Particularly since the Padres have a history of inking pitchers who spend little time on the mound for them.
Their recent two-year deal with Garrett Richards, who missed most of 2019 with Tommy John recovery, probably springs to mind first for its similar structure to the buyout of Clevinger’s contract. Richards had a decent 2020 season, and no one in 2018 foresaw a pandemic-shortened sixty-game summer. But were the 57 innings of a 4.89 ERA worth the $15.5 million the Padres gave him? I think the most charitable answer is: maaaaaybe?
But it’s certainly not the saddest example.
The long tragedy of Mark Prior and his sophomore year pitch counts (an average of 126.1 in September and 122.7 in the playoffs) began its endgame in two years with the Padres, 2008 and 2009, in which he never pitched for the major league team. But each year, they signed him for a mere (odd but true) $1 million, so it was a very fair price to pay for the gamble.
But in 2013, the Padres signed Josh Johnson to an $8 million deal, and he never ended up giving them a single inning. A strained forearm turned into TJ Number Two. The Padres re-signed him for $1 million the following offseason, whereupon he had his third Tommy John surgery.
Of course, this kind of bad luck befalls many teams. The Phillies apparently had such PTSD from paying David Robertson $23 million for 6.2 innings that they resolved never to purchase the contract of another reliever again. But the history only makes this moment more difficult for the Padres.
And the fact that it’s coinciding with Slam Diego finally looking ascendant after years of building makes it devastating.
This is what made me, when I heard this news, howl “noooo.” Not “NOOOOO!” But “noooo:” plaintive, forlorn. Multiple times. Enough that my dog became perturbed by my abandoned puppy imitation, and my husband, deliverer of the news, decided to get on with his life, and left for the kitchen.
To be clear, I really like Mike Clevinger, despite some of his less-than-excellent choices that led him to be ostracized by his former team. It may have lessened my affection, but I still really like him. I can’t help it. When he played for Cleveland, I was a huge proponent of them renaming their team “The Cleveland Clevdogs,” as I wrote earlier this year.
But I howled “noooo,” again and again, descending in pitch, because I really love this Padres team. Who doesn’t? I defy anyone to look into the sweet, shimmering eyes of this Padres team and not melt. And this is sad, sad news for them.
The Padres did everything right.
They stocked their farm system. They developed talent. (And how.) They signed free-agents to big-time deals, even when it didn’t make sense at the time (Eric Hosmer, I’m looking at you). And now, when they pushed all of their chips in, they didn’t get what they expected when the dealer flipped over the river.
The Padres’ Future
Because without Clevinger, the Padres rotation is a basket of question marks. Dinelson Lamet continues to carve up batters with just two very excellent pitches, but he has a lot of injury history—including a Tommy John surgery in 2018—and suffered from a nebulous arm ailment that left the Padres stranded in the postseason.
On the record for a biceps injury, Lamet is currently getting PRP injections in his elbow. Even if he’s back on Opening Day, it’s hard to imagine him pitching through an entire season, an exacerbated case of innings workload considerations going into 2021.
Chris Paddack, meanwhile, didn’t follow up his spectacular rookie season with an encore. It’s worth noting that in 2020, he had a monstrous home-run-to-fly-ball rate of 25% that should regress closer to the 14.9% league average. However, his average exit velocity also jumped up by 3 MPH, suggesting a good portion of his poorer results were deserved. With perspective, we can also call his rookie year BABIP unquestionably low at .239. With something closer to an average BABIP of .300, he may simply be more of a 4.00 ERA pitcher.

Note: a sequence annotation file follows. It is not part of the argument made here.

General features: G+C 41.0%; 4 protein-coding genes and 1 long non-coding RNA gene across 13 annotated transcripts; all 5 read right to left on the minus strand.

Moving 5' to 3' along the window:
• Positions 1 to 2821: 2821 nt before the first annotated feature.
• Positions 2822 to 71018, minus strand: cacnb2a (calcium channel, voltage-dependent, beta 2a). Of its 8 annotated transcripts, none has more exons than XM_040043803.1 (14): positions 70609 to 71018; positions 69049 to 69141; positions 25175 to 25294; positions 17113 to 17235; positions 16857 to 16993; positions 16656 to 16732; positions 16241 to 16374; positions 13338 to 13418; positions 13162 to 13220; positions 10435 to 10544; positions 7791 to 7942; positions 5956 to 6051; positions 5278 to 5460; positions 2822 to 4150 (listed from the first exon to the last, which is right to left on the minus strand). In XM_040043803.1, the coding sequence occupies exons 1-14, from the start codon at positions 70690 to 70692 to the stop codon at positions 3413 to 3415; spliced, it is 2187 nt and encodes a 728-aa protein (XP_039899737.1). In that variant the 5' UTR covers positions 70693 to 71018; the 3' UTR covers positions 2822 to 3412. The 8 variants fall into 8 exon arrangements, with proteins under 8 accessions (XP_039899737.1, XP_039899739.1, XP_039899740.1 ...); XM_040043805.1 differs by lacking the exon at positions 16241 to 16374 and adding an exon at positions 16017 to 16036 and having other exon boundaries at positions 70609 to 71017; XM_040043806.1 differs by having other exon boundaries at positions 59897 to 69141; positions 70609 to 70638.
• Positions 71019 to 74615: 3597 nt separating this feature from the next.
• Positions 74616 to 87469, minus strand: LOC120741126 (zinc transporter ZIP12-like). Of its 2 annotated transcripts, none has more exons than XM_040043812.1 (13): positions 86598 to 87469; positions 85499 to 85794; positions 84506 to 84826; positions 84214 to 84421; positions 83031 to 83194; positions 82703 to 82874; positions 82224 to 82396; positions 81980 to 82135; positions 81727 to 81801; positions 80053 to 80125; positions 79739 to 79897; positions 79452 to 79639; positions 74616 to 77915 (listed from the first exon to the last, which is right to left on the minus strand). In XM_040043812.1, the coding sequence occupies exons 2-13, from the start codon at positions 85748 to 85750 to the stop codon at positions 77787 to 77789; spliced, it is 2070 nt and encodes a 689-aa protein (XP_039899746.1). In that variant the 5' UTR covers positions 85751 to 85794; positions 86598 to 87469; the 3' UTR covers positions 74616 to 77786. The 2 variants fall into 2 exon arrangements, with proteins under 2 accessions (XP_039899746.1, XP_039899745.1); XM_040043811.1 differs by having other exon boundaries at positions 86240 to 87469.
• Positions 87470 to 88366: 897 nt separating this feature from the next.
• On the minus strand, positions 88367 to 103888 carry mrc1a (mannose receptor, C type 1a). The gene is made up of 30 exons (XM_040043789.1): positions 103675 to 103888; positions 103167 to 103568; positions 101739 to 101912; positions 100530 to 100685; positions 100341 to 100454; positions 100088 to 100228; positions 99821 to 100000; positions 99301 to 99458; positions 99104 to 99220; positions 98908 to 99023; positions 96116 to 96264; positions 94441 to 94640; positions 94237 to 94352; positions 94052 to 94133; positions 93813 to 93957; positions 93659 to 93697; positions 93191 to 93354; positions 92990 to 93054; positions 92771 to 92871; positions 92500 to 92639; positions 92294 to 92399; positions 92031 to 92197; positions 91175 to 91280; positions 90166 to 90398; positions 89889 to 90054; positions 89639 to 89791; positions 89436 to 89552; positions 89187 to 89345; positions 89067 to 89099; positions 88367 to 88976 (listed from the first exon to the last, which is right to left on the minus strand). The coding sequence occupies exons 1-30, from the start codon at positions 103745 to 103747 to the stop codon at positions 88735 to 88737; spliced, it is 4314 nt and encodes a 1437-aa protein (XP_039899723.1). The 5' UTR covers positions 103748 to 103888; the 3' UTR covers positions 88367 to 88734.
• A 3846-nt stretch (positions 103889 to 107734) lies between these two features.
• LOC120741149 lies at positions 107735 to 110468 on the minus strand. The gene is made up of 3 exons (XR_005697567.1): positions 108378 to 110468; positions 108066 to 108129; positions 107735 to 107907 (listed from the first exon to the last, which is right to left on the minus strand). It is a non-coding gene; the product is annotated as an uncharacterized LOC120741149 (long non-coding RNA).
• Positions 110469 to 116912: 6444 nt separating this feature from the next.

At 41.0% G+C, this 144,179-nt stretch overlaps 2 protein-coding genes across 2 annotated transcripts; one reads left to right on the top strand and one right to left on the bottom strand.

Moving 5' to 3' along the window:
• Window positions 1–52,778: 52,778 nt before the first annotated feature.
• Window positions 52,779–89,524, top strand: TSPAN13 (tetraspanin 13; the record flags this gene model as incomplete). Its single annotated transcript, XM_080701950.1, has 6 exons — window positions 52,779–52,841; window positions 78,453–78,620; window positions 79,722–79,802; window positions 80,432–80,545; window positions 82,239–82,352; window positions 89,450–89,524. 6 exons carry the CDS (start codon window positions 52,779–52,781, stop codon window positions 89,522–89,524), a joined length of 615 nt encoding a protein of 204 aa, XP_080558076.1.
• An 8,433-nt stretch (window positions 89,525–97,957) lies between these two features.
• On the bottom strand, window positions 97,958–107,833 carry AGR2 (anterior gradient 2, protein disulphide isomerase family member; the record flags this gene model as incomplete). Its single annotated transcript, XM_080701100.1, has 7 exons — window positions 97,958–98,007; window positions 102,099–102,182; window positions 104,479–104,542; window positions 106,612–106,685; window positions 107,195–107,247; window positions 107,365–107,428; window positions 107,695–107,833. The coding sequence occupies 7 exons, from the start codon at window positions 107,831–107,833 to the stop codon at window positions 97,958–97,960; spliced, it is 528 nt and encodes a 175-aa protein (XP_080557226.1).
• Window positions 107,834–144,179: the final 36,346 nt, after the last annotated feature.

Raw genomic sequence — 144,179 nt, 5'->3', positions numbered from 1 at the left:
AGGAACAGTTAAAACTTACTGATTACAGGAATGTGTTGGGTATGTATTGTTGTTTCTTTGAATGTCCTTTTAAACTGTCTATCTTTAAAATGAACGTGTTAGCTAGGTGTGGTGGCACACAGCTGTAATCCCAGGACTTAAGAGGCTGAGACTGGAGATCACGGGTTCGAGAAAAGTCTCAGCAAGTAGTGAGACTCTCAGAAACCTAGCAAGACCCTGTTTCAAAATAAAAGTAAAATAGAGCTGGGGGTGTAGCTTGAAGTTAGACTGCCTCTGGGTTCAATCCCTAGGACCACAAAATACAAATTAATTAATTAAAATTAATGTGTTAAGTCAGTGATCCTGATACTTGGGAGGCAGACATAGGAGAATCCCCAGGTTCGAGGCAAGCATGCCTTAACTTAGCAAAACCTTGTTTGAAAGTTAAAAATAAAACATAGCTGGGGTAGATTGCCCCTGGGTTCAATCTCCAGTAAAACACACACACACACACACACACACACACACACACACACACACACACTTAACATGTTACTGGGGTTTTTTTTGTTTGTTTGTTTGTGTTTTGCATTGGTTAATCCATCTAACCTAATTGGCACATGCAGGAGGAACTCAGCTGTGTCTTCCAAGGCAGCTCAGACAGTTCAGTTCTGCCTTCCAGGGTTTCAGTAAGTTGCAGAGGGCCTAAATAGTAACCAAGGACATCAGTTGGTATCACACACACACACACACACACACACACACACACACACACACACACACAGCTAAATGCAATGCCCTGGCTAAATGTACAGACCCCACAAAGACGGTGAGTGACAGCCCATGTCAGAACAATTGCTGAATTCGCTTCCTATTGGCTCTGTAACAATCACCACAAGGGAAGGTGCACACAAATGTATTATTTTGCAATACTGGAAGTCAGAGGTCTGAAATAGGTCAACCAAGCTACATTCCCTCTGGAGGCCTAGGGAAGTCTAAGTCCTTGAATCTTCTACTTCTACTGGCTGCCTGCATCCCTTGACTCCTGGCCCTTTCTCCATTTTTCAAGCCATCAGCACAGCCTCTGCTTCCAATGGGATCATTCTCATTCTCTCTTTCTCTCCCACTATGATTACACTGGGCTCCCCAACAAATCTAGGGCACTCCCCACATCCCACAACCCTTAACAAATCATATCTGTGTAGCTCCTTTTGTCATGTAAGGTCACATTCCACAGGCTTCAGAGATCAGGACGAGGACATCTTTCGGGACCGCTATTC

It must be mentioned that Zach Davies had a nice season, with a 2.73 ERA. But even without parsing his peripherals, I think I am not alone in my hesitancy to cast Davies in the role of rotation anchor.
Trust the Prospects?
And perhaps the most important question in the bouquet of questions is: will their prospects be ready to step up? Mackenzie Gore was arguably the best pitching prospect in MLB coming into 2020, which made it all the more mysterious that we never saw him in 2020. Maybe adding Clevinger removed the need to bring up Gore this year, but on the other hand, it seems odd that they didn’t want to deploy him when Clevinger’s health faltered. If only to have Gore acclimated to the big leagues in case they ended up needing him in the postseason, which, of course, they did. It feels unlikely that they were merely manipulating Gore’s service time when they were also in win-now mode enough to trade Taylor Trammell, so I can’t help worrying if there’s something we don’t know, behind the veiled mystery of the alternate training camp.
The Padres did, of course, elect to bring up another one of their star prospects, Luis Patino, who only pitched out of the bullpen this year. That he struggled a little bit might have been expected, given that he had only advanced as high as 7.2 innings in AA ball before the 2020 season. However, his superb 2019, with a 2.57 ERA, also showed notable progress in-season with his control and command, so perhaps more could have been expected, too.
And another of their young pitchers, Adrian Morejon, may not live up to his potential without a turnaround. Plagued with injuries, Morejon has had a difficult time sustaining the development of his pitches. Over the past two seasons, Morejon has a 6.26 ERA in 27.1 innings of work. This also gives him a career 69 ERA+ which is also not nice, in this case, but at least gives Greg Allen some company.
But the fact is, San Diego may need all three of these pitchers to contribute in 2021.
And either way, getting a starting pitcher just became their number one priority. Having just paid Mike Clevinger.